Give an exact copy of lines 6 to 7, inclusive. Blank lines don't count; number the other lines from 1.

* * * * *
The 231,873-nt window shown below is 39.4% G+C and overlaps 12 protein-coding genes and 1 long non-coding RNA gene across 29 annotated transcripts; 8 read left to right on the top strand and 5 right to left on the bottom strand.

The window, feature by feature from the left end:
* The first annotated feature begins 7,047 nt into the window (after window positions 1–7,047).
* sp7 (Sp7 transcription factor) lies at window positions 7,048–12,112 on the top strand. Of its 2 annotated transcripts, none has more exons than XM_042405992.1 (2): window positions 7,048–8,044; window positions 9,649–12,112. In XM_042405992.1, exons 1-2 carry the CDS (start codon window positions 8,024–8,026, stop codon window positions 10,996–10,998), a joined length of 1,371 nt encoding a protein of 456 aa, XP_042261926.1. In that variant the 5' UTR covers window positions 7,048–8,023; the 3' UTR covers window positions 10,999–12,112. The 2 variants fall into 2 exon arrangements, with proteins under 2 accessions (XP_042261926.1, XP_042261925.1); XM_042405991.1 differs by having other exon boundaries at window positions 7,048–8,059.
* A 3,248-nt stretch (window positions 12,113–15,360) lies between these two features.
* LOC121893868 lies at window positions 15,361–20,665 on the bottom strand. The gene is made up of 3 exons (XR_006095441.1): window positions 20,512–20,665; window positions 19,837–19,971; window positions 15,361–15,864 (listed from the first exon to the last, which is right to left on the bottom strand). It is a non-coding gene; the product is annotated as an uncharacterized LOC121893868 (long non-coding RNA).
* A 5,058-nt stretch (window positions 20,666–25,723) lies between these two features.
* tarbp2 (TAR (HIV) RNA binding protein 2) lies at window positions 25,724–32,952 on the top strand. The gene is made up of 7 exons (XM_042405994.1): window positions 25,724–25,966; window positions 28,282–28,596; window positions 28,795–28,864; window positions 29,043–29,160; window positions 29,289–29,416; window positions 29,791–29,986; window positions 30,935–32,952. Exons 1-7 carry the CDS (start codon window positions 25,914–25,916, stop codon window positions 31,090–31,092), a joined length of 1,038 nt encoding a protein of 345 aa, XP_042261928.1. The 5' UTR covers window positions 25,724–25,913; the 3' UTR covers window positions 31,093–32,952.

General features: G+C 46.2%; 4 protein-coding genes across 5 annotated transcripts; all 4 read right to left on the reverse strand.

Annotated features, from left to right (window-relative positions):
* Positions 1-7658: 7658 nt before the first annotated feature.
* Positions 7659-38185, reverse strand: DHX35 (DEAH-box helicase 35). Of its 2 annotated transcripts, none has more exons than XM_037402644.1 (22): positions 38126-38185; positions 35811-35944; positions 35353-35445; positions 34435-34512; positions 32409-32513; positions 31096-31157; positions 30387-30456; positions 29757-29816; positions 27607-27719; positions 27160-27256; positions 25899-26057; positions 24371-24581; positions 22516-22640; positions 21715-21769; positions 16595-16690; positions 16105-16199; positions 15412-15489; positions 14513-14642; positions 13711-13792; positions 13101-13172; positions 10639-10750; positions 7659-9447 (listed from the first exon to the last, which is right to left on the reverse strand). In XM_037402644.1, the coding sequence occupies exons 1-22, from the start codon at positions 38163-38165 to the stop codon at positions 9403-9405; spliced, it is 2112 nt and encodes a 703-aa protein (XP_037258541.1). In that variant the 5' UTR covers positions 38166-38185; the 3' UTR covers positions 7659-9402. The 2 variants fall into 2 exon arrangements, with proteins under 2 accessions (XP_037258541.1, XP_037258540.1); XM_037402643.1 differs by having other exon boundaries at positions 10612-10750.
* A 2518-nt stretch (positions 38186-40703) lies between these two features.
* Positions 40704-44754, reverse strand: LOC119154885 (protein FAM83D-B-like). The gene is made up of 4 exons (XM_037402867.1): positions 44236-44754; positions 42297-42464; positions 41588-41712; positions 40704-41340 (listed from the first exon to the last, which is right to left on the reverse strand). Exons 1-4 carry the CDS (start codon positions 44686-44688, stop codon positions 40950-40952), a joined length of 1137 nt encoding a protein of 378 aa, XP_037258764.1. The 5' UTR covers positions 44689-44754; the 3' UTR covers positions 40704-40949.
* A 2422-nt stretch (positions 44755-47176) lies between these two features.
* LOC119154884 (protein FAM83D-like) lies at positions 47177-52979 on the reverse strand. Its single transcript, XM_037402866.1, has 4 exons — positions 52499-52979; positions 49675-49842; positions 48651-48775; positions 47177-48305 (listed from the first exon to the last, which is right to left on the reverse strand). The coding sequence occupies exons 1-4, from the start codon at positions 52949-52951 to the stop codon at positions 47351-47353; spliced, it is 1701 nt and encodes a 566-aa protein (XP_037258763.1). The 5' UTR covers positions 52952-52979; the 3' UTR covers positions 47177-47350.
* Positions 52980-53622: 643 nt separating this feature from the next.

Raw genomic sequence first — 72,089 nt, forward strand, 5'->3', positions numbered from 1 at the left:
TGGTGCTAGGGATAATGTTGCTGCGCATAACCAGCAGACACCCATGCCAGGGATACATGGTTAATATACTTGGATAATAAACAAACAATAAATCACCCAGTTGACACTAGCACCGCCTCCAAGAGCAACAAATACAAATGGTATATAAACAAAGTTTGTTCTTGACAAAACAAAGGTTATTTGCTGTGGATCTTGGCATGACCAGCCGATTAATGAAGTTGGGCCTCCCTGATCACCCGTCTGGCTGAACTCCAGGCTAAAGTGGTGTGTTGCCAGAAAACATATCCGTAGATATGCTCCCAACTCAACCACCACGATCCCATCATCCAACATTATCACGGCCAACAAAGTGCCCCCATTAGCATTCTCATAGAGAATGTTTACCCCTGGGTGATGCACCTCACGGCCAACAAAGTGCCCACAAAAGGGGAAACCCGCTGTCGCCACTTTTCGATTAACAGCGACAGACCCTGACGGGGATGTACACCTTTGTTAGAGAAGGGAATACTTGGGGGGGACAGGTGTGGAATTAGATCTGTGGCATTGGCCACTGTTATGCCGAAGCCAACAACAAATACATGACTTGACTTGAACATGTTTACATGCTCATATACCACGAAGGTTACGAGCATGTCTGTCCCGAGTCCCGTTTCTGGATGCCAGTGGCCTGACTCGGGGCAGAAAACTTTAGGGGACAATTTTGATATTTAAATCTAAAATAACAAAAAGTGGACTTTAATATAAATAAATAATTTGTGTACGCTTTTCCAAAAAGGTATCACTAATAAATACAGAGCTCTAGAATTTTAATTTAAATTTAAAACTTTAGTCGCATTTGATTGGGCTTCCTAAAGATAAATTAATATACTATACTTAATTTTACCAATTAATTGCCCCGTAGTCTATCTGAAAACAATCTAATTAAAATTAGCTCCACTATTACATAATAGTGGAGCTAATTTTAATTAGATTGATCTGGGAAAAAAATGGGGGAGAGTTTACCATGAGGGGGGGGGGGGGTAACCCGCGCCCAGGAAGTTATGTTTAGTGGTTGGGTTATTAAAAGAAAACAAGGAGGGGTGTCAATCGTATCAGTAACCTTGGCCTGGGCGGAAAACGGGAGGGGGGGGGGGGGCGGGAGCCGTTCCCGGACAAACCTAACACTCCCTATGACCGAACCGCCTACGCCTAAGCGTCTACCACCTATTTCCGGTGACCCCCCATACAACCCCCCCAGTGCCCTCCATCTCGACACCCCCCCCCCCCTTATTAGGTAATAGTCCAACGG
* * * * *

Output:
* LOC121893868 lies at window positions 15,361–20,665 on the bottom strand. The gene is made up of 3 exons (XR_006095441.1): window positions 20,512–20,665; window positions 19,837–19,971; window positions 15,361–15,864 (listed from the first exon to the last, which is right to left on the bottom strand). It is a non-coding gene; the product is annotated as an uncharacterized LOC121893868 (long non-coding RNA).
* A 5,058-nt stretch (window positions 20,666–25,723) lies between these two features.